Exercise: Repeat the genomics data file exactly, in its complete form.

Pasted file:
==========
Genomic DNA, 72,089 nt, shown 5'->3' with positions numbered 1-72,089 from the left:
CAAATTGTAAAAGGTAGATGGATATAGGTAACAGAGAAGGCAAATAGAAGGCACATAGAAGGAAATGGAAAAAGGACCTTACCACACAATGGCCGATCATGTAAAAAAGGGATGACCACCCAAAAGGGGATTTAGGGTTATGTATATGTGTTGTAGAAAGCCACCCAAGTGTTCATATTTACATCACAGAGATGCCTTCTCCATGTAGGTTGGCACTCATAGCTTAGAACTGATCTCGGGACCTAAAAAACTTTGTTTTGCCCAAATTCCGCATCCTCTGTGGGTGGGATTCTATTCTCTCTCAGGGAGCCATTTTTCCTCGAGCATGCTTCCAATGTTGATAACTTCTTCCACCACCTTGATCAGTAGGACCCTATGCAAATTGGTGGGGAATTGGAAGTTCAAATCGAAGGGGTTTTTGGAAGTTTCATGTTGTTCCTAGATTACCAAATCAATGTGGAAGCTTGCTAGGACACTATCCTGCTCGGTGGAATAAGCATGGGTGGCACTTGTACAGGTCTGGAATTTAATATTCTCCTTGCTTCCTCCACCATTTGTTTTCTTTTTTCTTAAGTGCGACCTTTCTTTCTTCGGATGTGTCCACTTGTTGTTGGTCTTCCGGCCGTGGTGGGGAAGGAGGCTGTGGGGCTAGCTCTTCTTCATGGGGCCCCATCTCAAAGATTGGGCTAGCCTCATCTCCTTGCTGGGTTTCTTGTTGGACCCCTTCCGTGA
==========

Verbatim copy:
Genomic DNA, 72,089 nt, shown 5'->3' with positions numbered 1-72,089 from the left:
CAAATTGTAAAAGGTAGATGGATATAGGTAACAGAGAAGGCAAATAGAAGGCACATAGAAGGAAATGGAAAAAGGACCTTACCACACAATGGCCGATCATGTAAAAAAGGGATGACCACCCAAAAGGGGATTTAGGGTTATGTATATGTGTTGTAGAAAGCCACCCAAGTGTTCATATTTACATCACAGAGATGCCTTCTCCATGTAGGTTGGCACTCATAGCTTAGAACTGATCTCGGGACCTAAAAAACTTTGTTTTGCCCAAATTCCGCATCCTCTGTGGGTGGGATTCTATTCTCTCTCAGGGAGCCATTTTTCCTCGAGCATGCTTCCAATGTTGATAACTTCTTCCACCACCTTGATCAGTAGGACCCTATGCAAATTGGTGGGGAATTGGAAGTTCAAATCGAAGGGGTTTTTGGAAGTTTCATGTTGTTCCTAGATTACCAAATCAATGTGGAAGCTTGCTAGGACACTATCCTGCTCGGTGGAATAAGCATGGGTGGCACTTGTACAGGTCTGGAATTTAATATTCTCCTTGCTTCCTCCACCATTTGTTTTCTTTTTTCTTAAGTGCGACCTTTCTTTCTTCGGATGTGTCCACTTGTTGTTGGTCTTCCGGCCGTGGTGGGGAAGGAGGCTGTGGGGCTAGCTCTTCTTCATGGGGCCCCATCTCAAAGATTGGGCTAGCCTCATCTCCTTGCTGGGTTTCTTGTTGGACCCCTTCCGTGA